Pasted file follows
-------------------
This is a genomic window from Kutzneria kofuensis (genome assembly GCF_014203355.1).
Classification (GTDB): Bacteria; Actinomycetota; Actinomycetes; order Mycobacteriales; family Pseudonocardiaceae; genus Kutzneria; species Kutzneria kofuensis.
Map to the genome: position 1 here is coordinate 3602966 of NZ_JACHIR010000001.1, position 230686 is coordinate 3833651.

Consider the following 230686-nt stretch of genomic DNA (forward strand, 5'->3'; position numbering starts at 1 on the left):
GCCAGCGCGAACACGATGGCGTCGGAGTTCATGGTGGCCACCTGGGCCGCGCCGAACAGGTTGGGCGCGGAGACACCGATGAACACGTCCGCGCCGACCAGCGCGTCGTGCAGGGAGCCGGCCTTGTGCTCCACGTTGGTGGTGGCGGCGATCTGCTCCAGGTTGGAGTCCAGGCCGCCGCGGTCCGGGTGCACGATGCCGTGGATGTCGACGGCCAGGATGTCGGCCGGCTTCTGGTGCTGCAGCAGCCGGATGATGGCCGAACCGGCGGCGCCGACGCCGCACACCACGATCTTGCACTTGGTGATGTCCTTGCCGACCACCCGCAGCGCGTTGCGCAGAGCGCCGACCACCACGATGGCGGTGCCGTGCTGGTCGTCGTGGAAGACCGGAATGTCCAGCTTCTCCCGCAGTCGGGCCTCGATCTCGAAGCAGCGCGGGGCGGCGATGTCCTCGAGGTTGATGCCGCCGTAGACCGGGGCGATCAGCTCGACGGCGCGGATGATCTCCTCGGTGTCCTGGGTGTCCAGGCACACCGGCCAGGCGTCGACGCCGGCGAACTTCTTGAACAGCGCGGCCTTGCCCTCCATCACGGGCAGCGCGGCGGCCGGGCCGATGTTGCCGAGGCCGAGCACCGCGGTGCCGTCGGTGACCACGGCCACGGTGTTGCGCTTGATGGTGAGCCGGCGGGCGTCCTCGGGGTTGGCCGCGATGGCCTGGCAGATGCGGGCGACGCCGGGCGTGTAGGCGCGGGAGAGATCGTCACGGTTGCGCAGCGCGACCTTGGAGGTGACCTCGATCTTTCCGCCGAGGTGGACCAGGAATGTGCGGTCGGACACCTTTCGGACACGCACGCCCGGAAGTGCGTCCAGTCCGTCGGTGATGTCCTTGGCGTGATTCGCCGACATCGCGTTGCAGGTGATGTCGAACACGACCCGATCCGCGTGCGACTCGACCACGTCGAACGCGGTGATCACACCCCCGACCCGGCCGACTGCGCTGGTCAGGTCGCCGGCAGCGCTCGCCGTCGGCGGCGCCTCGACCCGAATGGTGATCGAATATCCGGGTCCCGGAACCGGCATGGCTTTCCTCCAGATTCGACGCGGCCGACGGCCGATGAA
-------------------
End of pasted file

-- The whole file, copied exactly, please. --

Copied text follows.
This is a genomic window from Kutzneria kofuensis (genome assembly GCF_014203355.1).
Classification (GTDB): Bacteria; Actinomycetota; Actinomycetes; order Mycobacteriales; family Pseudonocardiaceae; genus Kutzneria; species Kutzneria kofuensis.
Map to the genome: position 1 here is coordinate 3602966 of NZ_JACHIR010000001.1, position 230686 is coordinate 3833651.

Consider the following 230686-nt stretch of genomic DNA (forward strand, 5'->3'; position numbering starts at 1 on the left):
GCCAGCGCGAACACGATGGCGTCGGAGTTCATGGTGGCCACCTGGGCCGCGCCGAACAGGTTGGGCGCGGAGACACCGATGAACACGTCCGCGCCGACCAGCGCGTCGTGCAGGGAGCCGGCCTTGTGCTCCACGTTGGTGGTGGCGGCGATCTGCTCCAGGTTGGAGTCCAGGCCGCCGCGGTCCGGGTGCACGATGCCGTGGATGTCGACGGCCAGGATGTCGGCCGGCTTCTGGTGCTGCAGCAGCCGGATGATGGCCGAACCGGCGGCGCCGACGCCGCACACCACGATCTTGCACTTGGTGATGTCCTTGCCGACCACCCGCAGCGCGTTGCGCAGAGCGCCGACCACCACGATGGCGGTGCCGTGCTGGTCGTCGTGGAAGACCGGAATGTCCAGCTTCTCCCGCAGTCGGGCCTCGATCTCGAAGCAGCGCGGGGCGGCGATGTCCTCGAGGTTGATGCCGCCGTAGACCGGGGCGATCAGCTCGACGGCGCGGATGATCTCCTCGGTGTCCTGGGTGTCCAGGCACACCGGCCAGGCGTCGACGCCGGCGAACTTCTTGAACAGCGCGGCCTTGCCCTCCATCACGGGCAGCGCGGCGGCCGGGCCGATGTTGCCGAGGCCGAGCACCGCGGTGCCGTCGGTGACCACGGCCACGGTGTTGCGCTTGATGGTGAGCCGGCGGGCGTCCTCGGGGTTGGCCGCGATGGCCTGGCAGATGCGGGCGACGCCGGGCGTGTAGGCGCGGGAGAGATCGTCACGGTTGCGCAGCGCGACCTTGGAGGTGACCTCGATCTTTCCGCCGAGGTGGACCAGGAATGTGCGGTCGGACACCTTTCGGACACGCACGCCCGGAAGTGCGTCCAGTCCGTCGGTGATGTCCTTGGCGTGATTCGCCGACATCGCGTTGCAGGTGATGTCGAACACGACCCGATCCGCGTGCGACTCGACCACGTCGAACGCGGTGATCACACCCCCGACCCGGCCGACTGCGCTGGTCAGGTCGCCGGCAGCGCTCGCCGTCGGCGGCGCCTCGACCCGAATGGTGATCGAATATCCGGGTCCCGGAACCGGCATGGCTTTCCTCCAGATTCGACGCGGCCGACGGCCGATGAA